Undoubtedly the pandemic has also had an impact on the ability of hospitality businesses to retain existing staff. According to research conducted by CGA and CPL Learning, confidence in the sector and its ability to offer stable and secure employment has been shaken with 42% of staff surveyed reporting they are concerned about their long-term job security. With the sector closed for a significant proportion of the past eighteen months, many staff have felt obliged to find alternative employment to protect incomes and job security. Some employers have also reported that the pandemic, and the increased time staff had to spend with friends and family, prompted some to look for alternative employment which offers more sociable working hours.
There are concerns that the sectoral instability caused by the pandemic has also reduced the number of young people or career switchers wanting to establish careers in the hospitality industry. Research shows that the pandemic has triggered a shift in perceptions about working in the sector. Although 59% of people still believe the sector offers good career prospects, this figure has fallen by a significant 15% since June 2020. Similarly, there has been a fall in the number of people who would recommend the sector to establish careers in to family and friends.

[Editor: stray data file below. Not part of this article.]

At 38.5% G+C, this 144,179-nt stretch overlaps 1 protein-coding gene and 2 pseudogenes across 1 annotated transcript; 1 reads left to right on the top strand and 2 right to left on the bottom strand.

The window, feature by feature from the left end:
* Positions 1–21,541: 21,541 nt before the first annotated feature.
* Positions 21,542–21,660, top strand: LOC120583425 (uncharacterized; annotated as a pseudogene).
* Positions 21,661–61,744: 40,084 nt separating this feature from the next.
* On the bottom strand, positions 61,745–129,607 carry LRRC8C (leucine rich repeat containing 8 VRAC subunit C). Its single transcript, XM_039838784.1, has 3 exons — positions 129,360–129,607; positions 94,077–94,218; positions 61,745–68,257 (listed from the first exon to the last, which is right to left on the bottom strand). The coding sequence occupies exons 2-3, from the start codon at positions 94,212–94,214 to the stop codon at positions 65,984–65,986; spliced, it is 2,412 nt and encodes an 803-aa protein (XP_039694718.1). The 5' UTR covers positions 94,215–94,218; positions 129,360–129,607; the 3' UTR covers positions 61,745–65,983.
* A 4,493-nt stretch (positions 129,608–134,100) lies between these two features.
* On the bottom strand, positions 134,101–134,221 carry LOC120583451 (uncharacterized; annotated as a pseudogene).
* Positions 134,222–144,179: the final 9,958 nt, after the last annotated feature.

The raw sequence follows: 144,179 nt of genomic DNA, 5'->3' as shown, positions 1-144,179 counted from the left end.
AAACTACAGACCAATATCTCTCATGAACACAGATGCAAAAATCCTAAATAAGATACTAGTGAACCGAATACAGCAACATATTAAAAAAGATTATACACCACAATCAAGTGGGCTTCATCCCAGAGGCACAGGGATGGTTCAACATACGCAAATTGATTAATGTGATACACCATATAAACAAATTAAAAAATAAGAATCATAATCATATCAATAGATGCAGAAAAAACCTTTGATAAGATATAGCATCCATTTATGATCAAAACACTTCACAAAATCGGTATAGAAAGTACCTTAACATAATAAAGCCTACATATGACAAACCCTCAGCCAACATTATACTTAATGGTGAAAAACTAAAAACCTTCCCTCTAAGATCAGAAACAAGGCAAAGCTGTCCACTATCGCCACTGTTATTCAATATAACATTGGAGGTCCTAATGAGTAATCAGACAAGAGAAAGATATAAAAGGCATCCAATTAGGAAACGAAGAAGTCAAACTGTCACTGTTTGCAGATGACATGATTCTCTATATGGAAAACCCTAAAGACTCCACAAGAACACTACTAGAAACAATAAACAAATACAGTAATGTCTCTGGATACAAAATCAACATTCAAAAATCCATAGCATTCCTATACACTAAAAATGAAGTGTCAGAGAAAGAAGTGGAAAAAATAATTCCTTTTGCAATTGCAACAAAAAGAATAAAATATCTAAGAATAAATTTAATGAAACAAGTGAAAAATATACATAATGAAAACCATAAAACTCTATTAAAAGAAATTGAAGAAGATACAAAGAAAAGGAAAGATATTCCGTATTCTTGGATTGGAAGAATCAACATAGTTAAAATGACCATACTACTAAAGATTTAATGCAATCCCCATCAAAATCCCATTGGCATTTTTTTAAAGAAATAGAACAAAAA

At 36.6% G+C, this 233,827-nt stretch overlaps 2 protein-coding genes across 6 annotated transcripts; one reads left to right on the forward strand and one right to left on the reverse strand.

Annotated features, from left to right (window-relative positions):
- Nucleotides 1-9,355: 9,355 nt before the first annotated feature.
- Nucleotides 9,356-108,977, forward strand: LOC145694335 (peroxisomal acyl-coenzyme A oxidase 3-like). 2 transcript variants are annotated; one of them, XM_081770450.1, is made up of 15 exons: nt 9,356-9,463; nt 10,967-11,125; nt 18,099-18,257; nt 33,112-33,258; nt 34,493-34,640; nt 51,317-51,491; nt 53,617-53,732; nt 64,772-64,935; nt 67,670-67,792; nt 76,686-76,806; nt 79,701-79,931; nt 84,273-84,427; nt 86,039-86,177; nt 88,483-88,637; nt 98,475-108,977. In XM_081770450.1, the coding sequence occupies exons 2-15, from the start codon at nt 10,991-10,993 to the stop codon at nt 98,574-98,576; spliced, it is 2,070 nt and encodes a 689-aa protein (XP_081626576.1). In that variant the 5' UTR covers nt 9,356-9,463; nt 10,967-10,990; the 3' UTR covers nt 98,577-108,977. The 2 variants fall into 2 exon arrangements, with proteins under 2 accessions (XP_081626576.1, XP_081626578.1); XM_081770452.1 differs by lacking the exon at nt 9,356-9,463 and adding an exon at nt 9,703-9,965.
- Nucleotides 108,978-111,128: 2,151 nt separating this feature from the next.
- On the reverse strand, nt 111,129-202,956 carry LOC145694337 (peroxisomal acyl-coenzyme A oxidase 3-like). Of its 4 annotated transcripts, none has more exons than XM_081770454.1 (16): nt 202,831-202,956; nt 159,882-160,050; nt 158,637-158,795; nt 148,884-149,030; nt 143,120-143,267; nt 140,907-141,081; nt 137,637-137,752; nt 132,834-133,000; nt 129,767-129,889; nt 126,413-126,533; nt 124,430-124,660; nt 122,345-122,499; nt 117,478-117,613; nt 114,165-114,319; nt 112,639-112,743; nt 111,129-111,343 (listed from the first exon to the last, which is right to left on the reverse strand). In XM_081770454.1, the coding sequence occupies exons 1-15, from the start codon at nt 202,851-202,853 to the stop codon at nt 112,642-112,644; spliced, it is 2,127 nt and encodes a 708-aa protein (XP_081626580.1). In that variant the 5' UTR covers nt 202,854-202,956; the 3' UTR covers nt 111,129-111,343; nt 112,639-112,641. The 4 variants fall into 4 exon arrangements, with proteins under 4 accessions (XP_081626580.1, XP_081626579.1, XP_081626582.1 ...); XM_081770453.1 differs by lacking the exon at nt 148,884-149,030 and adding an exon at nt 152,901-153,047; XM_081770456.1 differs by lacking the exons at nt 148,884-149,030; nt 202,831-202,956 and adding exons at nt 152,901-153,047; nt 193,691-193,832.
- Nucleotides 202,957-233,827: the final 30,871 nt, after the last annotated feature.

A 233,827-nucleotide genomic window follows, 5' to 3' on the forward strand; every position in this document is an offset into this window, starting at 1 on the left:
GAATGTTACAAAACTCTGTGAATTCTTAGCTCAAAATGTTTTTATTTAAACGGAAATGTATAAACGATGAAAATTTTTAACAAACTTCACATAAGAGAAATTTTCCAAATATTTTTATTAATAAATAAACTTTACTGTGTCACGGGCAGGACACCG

So how can people be encouraged to stay establish careers in the hospitality sector?
In the short term, with staff in short supply there will be increasing competition between businesses for talent. Undoubtedly many businesses will be reassessing their own remuneration packages and what benefits they offer staff in order to remain competitive. However, businesses have also highlighted that they are working hard to bolster staff wellbeing as we emerge from the pandemic in an effort to both support and retain employees. To tackle staff shortages and ease the shift back to work from furlough, Hall Garth Hotel in Darlington is offering enhanced employment packages, renewed training and supported transitions back into work for staff from the Job Retention Scheme.